The TV series ‘Schmigadoon!’ offers lessons for everyone — even its creators
Cinco Paul and Ken Daurio worked together on “Despicable Me,” “The Secret Life of Pets” and, most recently, “Schmigadoon!”
Cinco Paul hatched the idea for “Schmigadoon!” some 25 years ago. Inspired by the show’s namesake, the 1947 musical “Brigadoon,” and “An American Werewolf in London,” the basic idea was to have two guys go for a hike and end up in a town that is itself a musical. He discussed it over the decades with his longtime writing partner Ken Daurio, and after 20 years of waiting, the duo refined the idea and finally got their shot to make it happen. Finally, they could pursue this new adventure — together.
Part parody, part love letter to golden-age musicals like “Oklahoma!” and “The Sound of Music,” the show follows two lovestruck but struggling New York physicians, Melissa (played by “Saturday Night Live” veteran Cecily Strong) and Josh (Keegan-Michael Key of sketch show “Key & Peele”), as they try to save their relationship by going on a backpacking trip. Instead they end up in the town of Schmigadoon, “where the sun shines bright from July to June.” They’re trapped there until they find “true love.” It’s dazzling and plastic and happy — but also very grown-up, which marks a departure from Paul and Daurio’s past successes.
Perhaps most famous for the 2010 smash hit “Despicable Me,” Paul and Daurio, who both live near LA, also co-wrote “The Secret Life of Pets,” two Dr. Seuss adaptations and “The Santa Clause 2.” They’ve worked together since the late 1990s, after they met on the set of a musical penned by Paul and starred in by Daurio to commemorate the 150th birthday of the Latter-day Saint pioneers’ arrival in Utah in 1847.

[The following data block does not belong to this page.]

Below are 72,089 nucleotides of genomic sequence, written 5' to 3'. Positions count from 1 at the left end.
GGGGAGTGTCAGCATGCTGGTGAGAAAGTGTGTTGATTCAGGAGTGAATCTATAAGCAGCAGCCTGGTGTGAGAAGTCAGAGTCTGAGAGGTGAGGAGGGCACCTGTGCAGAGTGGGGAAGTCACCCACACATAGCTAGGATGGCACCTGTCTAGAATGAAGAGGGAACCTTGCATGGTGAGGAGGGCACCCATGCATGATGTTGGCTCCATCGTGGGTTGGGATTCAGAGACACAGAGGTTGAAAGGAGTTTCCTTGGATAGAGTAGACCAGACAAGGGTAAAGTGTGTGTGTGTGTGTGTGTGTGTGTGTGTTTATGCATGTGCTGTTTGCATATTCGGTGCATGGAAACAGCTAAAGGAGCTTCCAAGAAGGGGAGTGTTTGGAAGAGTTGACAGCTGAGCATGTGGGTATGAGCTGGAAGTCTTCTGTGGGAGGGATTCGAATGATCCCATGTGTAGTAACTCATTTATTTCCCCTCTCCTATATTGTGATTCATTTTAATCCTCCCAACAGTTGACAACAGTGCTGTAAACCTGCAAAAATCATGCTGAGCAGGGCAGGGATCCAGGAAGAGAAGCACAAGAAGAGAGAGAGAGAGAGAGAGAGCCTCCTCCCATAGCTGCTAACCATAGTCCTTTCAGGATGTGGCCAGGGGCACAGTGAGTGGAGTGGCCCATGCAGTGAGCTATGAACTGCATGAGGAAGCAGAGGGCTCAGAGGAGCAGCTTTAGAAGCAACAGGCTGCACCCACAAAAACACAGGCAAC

Both devout members of The Church of Jesus Christ of Latter-day Saints, they’ve turned to their faith and its values for inspiration time and time again. “It’s all there,” Daurio says. “You have to look sometimes, but it’s all there.” In “Schmigadoon!,” that fact was hidden in plain sight.
Wrapped in a veil of double-entendres and inside jokes for theater lovers, the show has earned praise from NPR’s Fresh Air, New York Magazine and RogerEbert.com, among others. It holds an 88% on review aggregator Rotten Tomatoes, and Metacritic scored it at 73.
But the show’s greatest power isn’t in its charming homage to musical theater tropes. It’s found instead in what it has to say about love, about honesty and about openness to growth and change.
“Schmigadoon!” reaches its climax when its residents gather in the town square for a mayoral election. Dressed in colorful early 20th-century garb, they’ve come to vote for the smarmy, stubborn town puppet master played by Kristin Chenoweth. Her platform is a straightforward rebuke of Melissa, Josh and their “sinful” city-folk ways. “Strife and tribulation, people!” Chenoweth’s character reminds the town. “Strife and tribulation!”
But in a touching twist, the town turns on her.
“No! Why are you cheering for these sinful city folk! Have you forgotten what they’ve done to this town?” Chenoweth’s character asks.
“I haven’t forgotten, and I hope I never will. I hope none of us ever will. They’ve made Schmigadoon better,” answers the town schoolmarm before alluding to the show’s gay mayor and his decision to live openly. “Maybe it’s time we start following the mayor’s example and be more honest about who we really are.”
The message — for the town, and for Josh and Melissa’s relationship — is clear: Growth requires honesty, a willingness to change and the courage to act on those feelings; it requires making difficult choices. It’s reminiscent of the climax of “Despicable Me,” when Gru faces a choice between his longtime career of villainy and the prospect of fatherhood and family — it’s a Paul and Daurio signature.